By: Paula Cabrera
When I was a kid, I loved playing with dolls. I loved pretending to be a princess. I begged my mom to have my nails done in the parlor. I always carried a small bag and inside were my Polly Pocket, clips, and lip balm (which I really hoped would turn into a real lipstick). Yes, I was your typical “girly” girl.
When my husband and I found out we were having a girl, we were both so excited (well, regardless of the gender, we were both so excited). I could already imagine grooming dolls with my daughter, having tea parties with her, brushing her hair, and learning new hairstyles for her. As expected, most of the gifts given to her were clothes and toys – in PINK.
I just always thought my daughter will be like me – girly. So it came as a shock, albeit gradually, when her personality was starting to emerge, that her interests are so different from my interests when I was a little girl. From the time she started crawling, my mom would say, “Your daughter is not like you. She’s too hyperactive!”
Now, at two years old, my lovely Ceecee completely ignores Barbie. When we bring her to a toy store, she naturally gravitates towards the Avengers, building blocks, and cars before she runs towards My Little Pony, Princess Sofia, Beauty and the Beast, and Shopkins. While she enjoys playing with her kitchen set, she also enjoys running around like a little busy bee and climbing whatever it is she can climb – her crib, shelves, cabinets, you name it. It’s always a battle to put on cute hairbands and clips on her, and even after I’ve succeeded in styling her hair, it takes just a few minutes for it to once again be all over the place.
Obviously, how I was as a little girl is really different from how my own daughter is, and I don’t see anything wrong with that. My ideas of playtime have changed, making it more suitable to the interests of Ceecee. As parents, my husband and I value playtime as time to learn and discover; hence, as long as the toys, art materials, and books are appropriate, we let Ceecee discover and develop her interests. So here I am now, picking out Spiderman merchandise for my toddler while helping her out with wearing her favorite boots from her cousin in Texas.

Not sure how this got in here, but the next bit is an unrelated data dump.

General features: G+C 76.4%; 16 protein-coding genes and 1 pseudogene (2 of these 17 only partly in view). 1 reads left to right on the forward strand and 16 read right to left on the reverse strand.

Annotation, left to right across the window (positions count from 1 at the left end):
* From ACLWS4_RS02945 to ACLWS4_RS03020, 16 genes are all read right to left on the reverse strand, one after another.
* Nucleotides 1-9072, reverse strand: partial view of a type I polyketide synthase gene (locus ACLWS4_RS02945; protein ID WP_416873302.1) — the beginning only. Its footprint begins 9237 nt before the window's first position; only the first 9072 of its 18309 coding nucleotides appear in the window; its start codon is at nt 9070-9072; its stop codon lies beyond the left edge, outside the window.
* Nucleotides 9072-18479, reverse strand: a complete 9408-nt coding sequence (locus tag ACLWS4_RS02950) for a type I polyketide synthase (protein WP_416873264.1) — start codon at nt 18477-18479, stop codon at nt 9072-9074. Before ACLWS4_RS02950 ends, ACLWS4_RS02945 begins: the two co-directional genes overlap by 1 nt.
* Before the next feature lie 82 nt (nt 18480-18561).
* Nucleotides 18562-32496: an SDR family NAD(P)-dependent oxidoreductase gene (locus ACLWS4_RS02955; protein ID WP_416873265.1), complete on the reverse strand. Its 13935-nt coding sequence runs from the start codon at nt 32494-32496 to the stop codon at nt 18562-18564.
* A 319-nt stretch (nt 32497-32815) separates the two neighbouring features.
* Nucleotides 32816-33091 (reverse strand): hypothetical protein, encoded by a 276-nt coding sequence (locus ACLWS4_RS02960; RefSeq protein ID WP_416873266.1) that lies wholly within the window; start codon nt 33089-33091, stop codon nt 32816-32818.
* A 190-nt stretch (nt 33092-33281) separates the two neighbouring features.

From time to time, I get the looks from strangers (even from friends and relatives, actually) and I am asked, “Why do you let her play with that? She’s a girl.” At first, I was left dumbfounded, not really knowing how to address that question, but now, I just always say, “Because that’s what she likes to play with.”
Yes, my kid has diverse interests. She can get so busy fixing up meals with her kitchen set, making dinosaurs with her PlayDoh, and making all her action figures stand in a straight line. She makes her robot march then makes her stuffed animals sit in a circle as she prepares her tea set. She can’t go anywhere without Sally – her stuffed bunny. She loves her books – Sesame Street, superheroes, Clifford, Madeline, No Jumping on the Bed, Dr. Seuss, Eric Carle, etc. She focuses on her artwork, which is mainly splattered paint on paper and on her dress. She’s a runner and a climber and she also enjoys quiet time cuddling with her parents. And I support all of these because seeing her eyes sparkle with both curiosity and excitement as she discovers the world is absolutely amazing.
While I was carrying Ceecee in my belly, I was all set on patterning her toys and books after what I thought she would enjoy, but I learned that I don’t get to decide what she’ll adore and appreciate. My role as a mom involves letting her discover the world from her own set of eyes, letting her personality emerge without the fear and constraint of the usual dictates of society, supporting her interests and discoveries, and letting her develop these interests and discoveries with proper guidance.
It’s completely okay that my adorable little Ceecee ignores Barbie (maybe even dislikes her, come to think of it) and opts to build towers with her blocks. She’s in the process of learning and discovering as she plays, and I’m not going to stand in the way of that.
Paula Cabrera is a working mom and a devoted wife. She and her husband are both lawyers who are continuously learning to embrace the joys and pains of both work and parenting. Reading and writing have always been some of her hobbies, and so, despite being busy, she finds time to do both even for just a few minutes everyday. She hopes to be able to be able to reach out to other parents through her short pieces and remind them that they are not alone in the crazy yet fulfilling world of parenting.